A Valentine’s Day Reading List

We’ve been trying hard to find great love stories with a happy ending. But we have to admit that the ones who made our Valentine Day’s reading list this year don’t really meet that criterion. So we’ve turned to French novelist André Maurois – who wrote one of the most magnificent love stories ever, Climates (Other Press) — for solace, and justification.

“The really important thing, I’ve realized in the last year, is that if we really love, we mustn’t attach too much importance to the things that the people we love do. We need them; they alone mean we can live in a particular “atmosphere” (your friend Hélène calls it’s a ‘climate’ and that’s absolutely right) that we can’t get by without. So long as we can keep them, hold on to them, good god, what does the rest matter?” Climates, by André Maurois.

Postcard by La Rêveuse.

French Love Poems


Stratum of desires

Spur of the breath


Recovers the crack
Raises our earths

Stirs our ashes
Blurs our dark vaults
Proofs of Love by Andrée Chedid, translated from the French by Mary Ann Caws.

Inspired by the great tradition of French love poetry, here is a beautiful, small gift edition that is dedicated to what makes the world go round.
French Love Poems, New Directions, $11,95


Titus n’aimait pas Berenice, a novel by Nathalie Azoulay,


Nathalie Azoulay tells us the story of a modern Bérénice, who is left by her lover Titus, over a cup of coffee, with no other explanation than the fact that Titus refuses to abandon his spouse, Roma, whom he no longer loves. More here.
Titus n’aimait pas Berenice, a novel by Nathalie Azoulay, POL


Emblems of Desire, by Maurice Sceve,

Written by the 16th Century French poet Maurice Scève, Délie, objet de plus haute vertu (1544) is a haunting and original exploration of spiritual love. Cyclical, singular, and obsessive, Délie transports the reader to a world of desperate passion and paradox, where the core theme – to suffer or not to suffer the slings of all-consuming love – incessantly returns. On a narrative level, Scève explores every possible nuance of passionate feelings and their mechanisms. On a literary level, he crafts heroic metaphors and uses sound to create complex, symmetrical, and even geometric patterns. Read more.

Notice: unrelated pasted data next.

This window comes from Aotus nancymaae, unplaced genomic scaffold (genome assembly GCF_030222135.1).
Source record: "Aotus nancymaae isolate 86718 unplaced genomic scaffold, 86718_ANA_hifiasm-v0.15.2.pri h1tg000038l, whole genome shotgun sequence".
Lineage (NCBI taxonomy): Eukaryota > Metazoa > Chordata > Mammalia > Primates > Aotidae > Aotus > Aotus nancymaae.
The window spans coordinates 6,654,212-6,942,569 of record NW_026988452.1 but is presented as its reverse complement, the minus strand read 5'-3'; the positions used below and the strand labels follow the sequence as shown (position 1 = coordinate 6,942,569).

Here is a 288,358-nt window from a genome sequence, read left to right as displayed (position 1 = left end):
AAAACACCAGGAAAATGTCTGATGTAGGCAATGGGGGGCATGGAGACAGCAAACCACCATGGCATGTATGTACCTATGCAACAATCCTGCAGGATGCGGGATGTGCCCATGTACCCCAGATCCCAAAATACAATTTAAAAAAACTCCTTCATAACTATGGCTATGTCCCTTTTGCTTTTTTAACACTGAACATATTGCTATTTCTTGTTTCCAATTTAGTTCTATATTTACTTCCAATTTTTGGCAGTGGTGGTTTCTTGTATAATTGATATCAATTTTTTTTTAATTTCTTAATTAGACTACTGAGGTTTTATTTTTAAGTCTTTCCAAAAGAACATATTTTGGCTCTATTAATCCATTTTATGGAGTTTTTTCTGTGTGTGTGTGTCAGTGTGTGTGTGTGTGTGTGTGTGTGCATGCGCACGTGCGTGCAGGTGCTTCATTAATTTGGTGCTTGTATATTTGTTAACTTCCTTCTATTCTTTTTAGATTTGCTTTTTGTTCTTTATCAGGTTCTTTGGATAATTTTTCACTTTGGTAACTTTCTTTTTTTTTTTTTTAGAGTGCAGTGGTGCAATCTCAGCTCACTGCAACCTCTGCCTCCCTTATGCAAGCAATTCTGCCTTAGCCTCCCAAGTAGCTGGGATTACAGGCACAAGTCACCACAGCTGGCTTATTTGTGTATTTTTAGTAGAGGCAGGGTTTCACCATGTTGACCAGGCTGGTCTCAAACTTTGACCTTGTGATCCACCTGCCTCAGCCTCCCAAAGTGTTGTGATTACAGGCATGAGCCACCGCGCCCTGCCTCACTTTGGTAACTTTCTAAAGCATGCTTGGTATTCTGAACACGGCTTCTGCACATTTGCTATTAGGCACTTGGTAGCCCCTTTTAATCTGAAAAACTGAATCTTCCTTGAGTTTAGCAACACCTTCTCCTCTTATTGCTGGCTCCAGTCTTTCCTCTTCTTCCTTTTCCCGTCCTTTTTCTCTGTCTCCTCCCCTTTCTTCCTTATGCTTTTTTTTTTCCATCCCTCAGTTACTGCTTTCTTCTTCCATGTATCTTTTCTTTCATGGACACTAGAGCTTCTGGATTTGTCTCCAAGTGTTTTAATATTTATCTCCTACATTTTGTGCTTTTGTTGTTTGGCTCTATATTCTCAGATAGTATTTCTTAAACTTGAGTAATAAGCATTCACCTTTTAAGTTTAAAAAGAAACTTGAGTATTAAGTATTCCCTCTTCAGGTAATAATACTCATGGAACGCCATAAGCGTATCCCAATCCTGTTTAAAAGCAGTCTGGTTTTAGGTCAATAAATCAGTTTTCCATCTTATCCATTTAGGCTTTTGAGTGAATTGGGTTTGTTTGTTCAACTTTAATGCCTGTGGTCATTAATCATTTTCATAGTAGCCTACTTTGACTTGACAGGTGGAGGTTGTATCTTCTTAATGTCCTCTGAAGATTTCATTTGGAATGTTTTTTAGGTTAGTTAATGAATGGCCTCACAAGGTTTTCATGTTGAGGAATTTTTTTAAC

Emblems of Desire, selections From the Delie of Maurice Sceve, tranlated from the French by Richard Sieburth, Archipelago Books


The Happy Mariage, a novel by Tahar Ben Jelloun
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In a mansion of a wealthy Casablanca neighborhood, a paralyzed painter remembers his golden year. Walled up within his illness, and desperate to break free of a deeply destructive relationship, he finds escape in writing a secret book about his hellish marriage. His wife lives in a separate wing of the house, consumed by hatred. When she finds her husband’s manuscript, she responds point by point with her own version of the facts, offering her own striking and incisive reinterpretation of their story.
Who is right and who is wrong? A thorny issue in a society where marriage remains a sacrosanct institution–but where there’s also a growing awareness of women’s rights. In their absorbing struggle, both sides of this modern marriage find out that they may not be so enlightened after all.
The Happy Mariage, Tahar Ben Jellun, translated from the French by André Naffis-Sahely, Melville House


Climates, a novel by André Maurois

Set in the heart of the Roaring Twenties in France, Climates is the account of Philippe Marcenat’s two marriages. While the first union is narrated by Philippe, the second one is told from the perspective of Isabelle, Philippe’s second wife, after her husband’s demise.
André Maurois breaks down this endless dance, step by step, with remarkable wit, insight, and, most importantly, with a troubling honesty.
Read more.

Climates, by André Maurois, translated from the French by Adriana Hunter, Other Press